Credit Cards

What to Know About Credit Card Fraud Protection

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If someone steals your credit card, federal law puts a strict $50 limit on how much spending you're liable for in the case of fraud. Many credit card issuers, however, go the extra mile and bring that number down to zero.

To help you prevent fraud in the first place, some banks and credit unions may also offer various security features, such as dark web monitoring, card lock features, virtual credit card numbers and more.

If you're looking for a credit card that not only protects you when someone steals your information but also helps you prevent potential fraud, this is what you should consider.

What Is Credit Card Fraud Protection?

At a basic level, credit card fraud protection covers you if someone steals your physical credit card or card information and uses it without your permission.

Under the Fair Credit Billing Act, you're not responsible for any unauthorized transactions on your credit card if you report it lost or stolen before someone uses it. If you report it after the fact, credit card issuers legally can't require you to share more than $50 of the liability.

Debit cards are treated differently under the law and have different liability limits, but some banks and credit unions may extend their own fraud protection services to cover them too.

Common Fraud Protection Features

While they're not required to, many major credit card issuers provide zero-liability fraud protection. This means that regardless of when you discover that someone has used your credit card without your permission, you'll never be on the hook for a cent of it.

Once you report that your card is lost or stolen or that someone has used it fraudulently, credit card issuers typically cancel your existing card and issue a new one with a different number. This ensures that the fraudster can't continue using your account.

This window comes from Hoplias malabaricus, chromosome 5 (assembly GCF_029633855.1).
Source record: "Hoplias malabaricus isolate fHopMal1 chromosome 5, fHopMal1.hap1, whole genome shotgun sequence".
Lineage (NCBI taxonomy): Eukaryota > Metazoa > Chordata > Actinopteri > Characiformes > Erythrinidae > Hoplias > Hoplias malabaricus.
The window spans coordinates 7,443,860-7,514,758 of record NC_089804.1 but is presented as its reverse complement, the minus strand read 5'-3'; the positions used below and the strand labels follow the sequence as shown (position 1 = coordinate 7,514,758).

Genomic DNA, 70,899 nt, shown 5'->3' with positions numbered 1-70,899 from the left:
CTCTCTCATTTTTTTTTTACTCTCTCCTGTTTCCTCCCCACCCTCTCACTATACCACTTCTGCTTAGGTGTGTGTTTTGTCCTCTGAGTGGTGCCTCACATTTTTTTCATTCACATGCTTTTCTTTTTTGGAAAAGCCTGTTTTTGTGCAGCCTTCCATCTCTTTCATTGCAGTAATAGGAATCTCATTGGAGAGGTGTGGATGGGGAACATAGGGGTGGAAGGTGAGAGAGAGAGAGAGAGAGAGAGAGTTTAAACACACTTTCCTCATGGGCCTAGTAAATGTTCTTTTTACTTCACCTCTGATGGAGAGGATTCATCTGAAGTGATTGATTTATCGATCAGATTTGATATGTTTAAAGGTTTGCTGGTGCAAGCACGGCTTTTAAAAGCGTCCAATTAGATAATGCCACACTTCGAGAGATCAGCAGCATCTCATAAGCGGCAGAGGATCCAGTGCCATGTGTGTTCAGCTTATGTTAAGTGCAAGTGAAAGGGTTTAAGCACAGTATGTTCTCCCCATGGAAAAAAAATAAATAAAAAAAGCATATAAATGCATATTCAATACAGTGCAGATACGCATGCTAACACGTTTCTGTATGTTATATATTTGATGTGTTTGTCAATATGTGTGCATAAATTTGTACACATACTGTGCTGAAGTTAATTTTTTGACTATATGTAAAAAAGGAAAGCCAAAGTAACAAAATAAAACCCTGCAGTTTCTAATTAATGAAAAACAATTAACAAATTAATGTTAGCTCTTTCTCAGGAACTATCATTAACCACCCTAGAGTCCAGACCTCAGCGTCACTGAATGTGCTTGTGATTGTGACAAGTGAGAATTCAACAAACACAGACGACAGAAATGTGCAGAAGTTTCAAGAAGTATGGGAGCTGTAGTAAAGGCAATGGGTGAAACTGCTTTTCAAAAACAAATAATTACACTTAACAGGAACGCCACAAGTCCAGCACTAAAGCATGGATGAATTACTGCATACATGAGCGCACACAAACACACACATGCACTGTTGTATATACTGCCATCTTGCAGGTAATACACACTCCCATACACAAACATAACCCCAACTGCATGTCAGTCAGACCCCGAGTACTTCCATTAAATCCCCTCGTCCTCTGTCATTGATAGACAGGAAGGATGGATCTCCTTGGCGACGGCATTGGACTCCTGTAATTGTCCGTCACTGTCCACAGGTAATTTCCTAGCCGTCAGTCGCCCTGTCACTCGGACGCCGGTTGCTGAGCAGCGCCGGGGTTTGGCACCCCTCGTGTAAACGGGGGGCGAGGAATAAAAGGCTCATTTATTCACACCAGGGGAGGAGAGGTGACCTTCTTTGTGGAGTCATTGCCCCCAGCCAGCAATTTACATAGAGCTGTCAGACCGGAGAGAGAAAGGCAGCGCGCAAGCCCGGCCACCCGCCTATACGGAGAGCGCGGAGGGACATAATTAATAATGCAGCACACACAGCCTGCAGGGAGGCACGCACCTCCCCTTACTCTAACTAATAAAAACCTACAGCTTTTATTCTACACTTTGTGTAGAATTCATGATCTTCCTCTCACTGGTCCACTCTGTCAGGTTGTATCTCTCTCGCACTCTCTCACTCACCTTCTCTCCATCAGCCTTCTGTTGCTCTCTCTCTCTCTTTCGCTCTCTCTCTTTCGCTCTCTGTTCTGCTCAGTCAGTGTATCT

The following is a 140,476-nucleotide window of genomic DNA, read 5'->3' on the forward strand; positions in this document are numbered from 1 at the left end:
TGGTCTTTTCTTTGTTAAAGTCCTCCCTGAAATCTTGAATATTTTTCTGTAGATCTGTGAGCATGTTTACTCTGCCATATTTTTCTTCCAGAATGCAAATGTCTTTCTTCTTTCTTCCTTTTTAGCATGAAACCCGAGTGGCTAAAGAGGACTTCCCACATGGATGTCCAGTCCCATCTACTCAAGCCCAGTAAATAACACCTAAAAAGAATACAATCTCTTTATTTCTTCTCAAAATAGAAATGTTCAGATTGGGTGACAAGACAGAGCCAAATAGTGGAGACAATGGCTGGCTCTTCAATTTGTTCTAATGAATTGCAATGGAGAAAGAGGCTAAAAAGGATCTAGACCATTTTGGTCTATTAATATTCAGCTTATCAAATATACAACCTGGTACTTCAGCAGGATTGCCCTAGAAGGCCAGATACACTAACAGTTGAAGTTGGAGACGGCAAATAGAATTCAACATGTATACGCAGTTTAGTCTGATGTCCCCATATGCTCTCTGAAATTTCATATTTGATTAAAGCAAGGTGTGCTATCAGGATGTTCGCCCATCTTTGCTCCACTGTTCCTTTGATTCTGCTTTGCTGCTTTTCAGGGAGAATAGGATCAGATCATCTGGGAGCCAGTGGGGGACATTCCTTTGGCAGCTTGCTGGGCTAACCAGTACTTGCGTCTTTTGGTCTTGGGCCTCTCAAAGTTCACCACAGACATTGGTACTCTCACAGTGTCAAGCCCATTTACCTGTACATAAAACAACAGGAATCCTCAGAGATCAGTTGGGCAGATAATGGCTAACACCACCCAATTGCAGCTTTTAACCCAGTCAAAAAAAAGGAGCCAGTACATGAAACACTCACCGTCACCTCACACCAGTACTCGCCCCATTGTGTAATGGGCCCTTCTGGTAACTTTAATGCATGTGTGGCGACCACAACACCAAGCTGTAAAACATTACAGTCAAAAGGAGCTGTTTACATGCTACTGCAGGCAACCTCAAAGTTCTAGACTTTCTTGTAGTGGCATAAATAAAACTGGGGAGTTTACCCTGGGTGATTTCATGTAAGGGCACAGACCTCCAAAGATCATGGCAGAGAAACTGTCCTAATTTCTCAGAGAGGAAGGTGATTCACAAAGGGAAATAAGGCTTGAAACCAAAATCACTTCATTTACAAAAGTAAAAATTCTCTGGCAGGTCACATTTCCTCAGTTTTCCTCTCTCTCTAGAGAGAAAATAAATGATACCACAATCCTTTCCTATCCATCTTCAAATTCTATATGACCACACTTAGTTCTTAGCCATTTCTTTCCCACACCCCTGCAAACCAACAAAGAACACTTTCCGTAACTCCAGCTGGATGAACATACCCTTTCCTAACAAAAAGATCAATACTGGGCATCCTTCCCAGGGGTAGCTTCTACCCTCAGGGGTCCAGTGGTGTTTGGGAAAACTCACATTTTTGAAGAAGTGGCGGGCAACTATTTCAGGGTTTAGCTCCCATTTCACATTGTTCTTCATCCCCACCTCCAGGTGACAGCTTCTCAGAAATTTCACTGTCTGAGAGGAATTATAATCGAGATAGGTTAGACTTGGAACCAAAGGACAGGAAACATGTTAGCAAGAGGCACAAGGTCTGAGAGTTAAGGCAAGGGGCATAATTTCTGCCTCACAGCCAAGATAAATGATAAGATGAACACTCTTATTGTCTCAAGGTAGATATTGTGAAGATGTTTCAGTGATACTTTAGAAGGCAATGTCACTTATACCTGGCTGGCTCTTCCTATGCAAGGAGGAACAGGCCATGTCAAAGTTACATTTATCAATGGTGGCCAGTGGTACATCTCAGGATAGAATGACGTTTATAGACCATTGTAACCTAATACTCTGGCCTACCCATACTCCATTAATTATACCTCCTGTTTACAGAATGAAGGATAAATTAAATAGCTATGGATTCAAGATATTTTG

Because card issuers carry the majority, if not all, the liability of credit card fraud, they employ various prevention tactics to stop it before it starts.

For example, if someone uses your credit card in a different state or country, makes an unusually large purchase or raises other red flags, you may get an email or text from your card issuer asking you to confirm whether you were the one who made the purchase. In some cases, the card issuer may decline the transaction before it reaches out to you.

Of course, this means that you may unwittingly trigger a fraud alert if you're traveling or spending more than you normally do. While that can be a momentary inconvenience, these prevention strategies can save you time and distress if you're actually a victim of identity theft.

Finally, most U.S. credit cards now have a chip installed, which provides more security over the magnetic stripe on the back of your card. Every time you insert your card into a chip-enabled reader, it creates a one-time-use token to process and validate the transaction. If someone manages to steal that token, it will be useless. This validation process is why chip card transactions take longer, but that built-in security helps make it worth the wait.

Other Valuable Fraud Protection Features